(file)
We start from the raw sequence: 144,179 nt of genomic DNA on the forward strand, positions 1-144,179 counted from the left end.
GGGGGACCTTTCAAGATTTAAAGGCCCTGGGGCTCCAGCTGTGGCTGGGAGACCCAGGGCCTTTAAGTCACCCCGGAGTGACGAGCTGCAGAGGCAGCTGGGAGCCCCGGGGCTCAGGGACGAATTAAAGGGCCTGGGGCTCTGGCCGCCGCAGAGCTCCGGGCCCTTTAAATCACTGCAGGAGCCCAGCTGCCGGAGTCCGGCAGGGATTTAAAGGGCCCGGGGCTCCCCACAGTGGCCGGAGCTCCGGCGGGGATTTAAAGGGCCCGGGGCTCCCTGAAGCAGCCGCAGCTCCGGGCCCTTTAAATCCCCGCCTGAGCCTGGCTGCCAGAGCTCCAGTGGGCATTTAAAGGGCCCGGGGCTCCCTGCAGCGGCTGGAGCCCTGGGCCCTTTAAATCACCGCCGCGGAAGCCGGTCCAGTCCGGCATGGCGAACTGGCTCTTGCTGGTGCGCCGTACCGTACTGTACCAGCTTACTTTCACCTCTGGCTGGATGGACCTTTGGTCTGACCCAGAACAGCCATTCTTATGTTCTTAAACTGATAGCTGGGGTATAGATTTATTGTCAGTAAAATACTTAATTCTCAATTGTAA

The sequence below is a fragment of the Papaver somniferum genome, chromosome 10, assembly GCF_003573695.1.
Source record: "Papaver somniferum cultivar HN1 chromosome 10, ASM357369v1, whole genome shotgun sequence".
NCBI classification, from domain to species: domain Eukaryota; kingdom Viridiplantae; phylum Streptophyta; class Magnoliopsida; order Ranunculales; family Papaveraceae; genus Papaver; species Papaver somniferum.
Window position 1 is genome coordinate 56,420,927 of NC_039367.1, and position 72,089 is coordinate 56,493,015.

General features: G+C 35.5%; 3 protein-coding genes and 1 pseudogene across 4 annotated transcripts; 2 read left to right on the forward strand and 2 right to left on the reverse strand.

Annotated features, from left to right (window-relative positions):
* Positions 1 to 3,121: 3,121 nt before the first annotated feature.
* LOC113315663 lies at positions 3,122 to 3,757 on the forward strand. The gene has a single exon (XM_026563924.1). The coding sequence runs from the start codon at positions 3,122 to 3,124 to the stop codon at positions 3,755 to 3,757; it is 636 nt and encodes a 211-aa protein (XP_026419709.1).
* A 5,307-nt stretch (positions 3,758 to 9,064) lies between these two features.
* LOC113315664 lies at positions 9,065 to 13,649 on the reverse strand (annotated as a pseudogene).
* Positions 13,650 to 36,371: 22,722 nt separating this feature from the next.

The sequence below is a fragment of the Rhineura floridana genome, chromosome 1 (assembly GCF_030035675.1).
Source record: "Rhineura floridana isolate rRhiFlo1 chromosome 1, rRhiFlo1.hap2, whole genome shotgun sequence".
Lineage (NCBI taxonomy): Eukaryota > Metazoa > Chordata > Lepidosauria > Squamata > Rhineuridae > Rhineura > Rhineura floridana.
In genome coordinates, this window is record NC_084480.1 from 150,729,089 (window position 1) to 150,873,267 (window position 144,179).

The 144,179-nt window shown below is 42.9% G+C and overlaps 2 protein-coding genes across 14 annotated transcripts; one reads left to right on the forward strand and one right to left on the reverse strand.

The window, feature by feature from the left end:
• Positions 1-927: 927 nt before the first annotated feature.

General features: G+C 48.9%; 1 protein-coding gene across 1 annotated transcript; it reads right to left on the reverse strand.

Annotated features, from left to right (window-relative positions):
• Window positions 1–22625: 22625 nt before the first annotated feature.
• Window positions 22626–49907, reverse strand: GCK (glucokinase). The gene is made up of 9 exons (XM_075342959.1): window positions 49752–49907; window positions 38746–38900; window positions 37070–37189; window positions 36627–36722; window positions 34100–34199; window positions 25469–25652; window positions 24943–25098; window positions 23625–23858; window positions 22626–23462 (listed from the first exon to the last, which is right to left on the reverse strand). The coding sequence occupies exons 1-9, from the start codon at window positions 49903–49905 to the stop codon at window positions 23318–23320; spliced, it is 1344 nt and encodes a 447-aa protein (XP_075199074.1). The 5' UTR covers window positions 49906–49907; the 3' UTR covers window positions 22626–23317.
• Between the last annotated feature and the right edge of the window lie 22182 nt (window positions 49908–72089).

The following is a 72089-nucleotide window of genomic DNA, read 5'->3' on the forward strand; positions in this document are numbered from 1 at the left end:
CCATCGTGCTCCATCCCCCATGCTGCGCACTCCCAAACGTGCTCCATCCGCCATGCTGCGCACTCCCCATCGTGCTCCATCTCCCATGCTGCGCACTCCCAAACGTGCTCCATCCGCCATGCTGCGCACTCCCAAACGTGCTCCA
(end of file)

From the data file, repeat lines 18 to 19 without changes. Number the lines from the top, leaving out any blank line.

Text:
The 144,179-nt window shown below is 42.9% G+C and overlaps 2 protein-coding genes across 14 annotated transcripts; one reads left to right on the forward strand and one right to left on the reverse strand.

The window, feature by feature from the left end: